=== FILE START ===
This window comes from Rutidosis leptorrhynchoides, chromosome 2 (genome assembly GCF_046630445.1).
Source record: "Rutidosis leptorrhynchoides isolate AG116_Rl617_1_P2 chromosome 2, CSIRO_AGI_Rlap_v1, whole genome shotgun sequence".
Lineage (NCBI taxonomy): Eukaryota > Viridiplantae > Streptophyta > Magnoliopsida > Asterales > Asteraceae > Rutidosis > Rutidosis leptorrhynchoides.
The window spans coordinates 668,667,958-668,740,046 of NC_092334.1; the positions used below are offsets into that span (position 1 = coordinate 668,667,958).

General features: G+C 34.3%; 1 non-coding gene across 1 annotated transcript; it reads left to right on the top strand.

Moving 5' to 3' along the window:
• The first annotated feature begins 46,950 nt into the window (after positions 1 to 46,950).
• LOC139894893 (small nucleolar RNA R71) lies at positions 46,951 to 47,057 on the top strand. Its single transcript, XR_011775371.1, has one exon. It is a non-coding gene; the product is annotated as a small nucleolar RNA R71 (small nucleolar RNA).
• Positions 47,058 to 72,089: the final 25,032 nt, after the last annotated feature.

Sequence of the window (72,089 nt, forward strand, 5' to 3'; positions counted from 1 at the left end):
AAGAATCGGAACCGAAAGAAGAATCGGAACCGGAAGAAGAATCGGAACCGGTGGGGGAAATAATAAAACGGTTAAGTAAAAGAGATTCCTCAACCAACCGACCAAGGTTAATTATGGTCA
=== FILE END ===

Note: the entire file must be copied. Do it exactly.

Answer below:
This window comes from Rutidosis leptorrhynchoides, chromosome 2 (genome assembly GCF_046630445.1).
Source record: "Rutidosis leptorrhynchoides isolate AG116_Rl617_1_P2 chromosome 2, CSIRO_AGI_Rlap_v1, whole genome shotgun sequence".
Lineage (NCBI taxonomy): Eukaryota > Viridiplantae > Streptophyta > Magnoliopsida > Asterales > Asteraceae > Rutidosis > Rutidosis leptorrhynchoides.
The window spans coordinates 668,667,958-668,740,046 of NC_092334.1; the positions used below are offsets into that span (position 1 = coordinate 668,667,958).

General features: G+C 34.3%; 1 non-coding gene across 1 annotated transcript; it reads left to right on the top strand.

Moving 5' to 3' along the window:
• The first annotated feature begins 46,950 nt into the window (after positions 1 to 46,950).
• LOC139894893 (small nucleolar RNA R71) lies at positions 46,951 to 47,057 on the top strand. Its single transcript, XR_011775371.1, has one exon. It is a non-coding gene; the product is annotated as a small nucleolar RNA R71 (small nucleolar RNA).
• Positions 47,058 to 72,089: the final 25,032 nt, after the last annotated feature.

Sequence of the window (72,089 nt, forward strand, 5' to 3'; positions counted from 1 at the left end):
AAGAATCGGAACCGAAAGAAGAATCGGAACCGGAAGAAGAATCGGAACCGGTGGGGGAAATAATAAAACGGTTAAGTAAAAGAGATTCCTCAACCAACCGACCAAGGTTAATTATGGTCA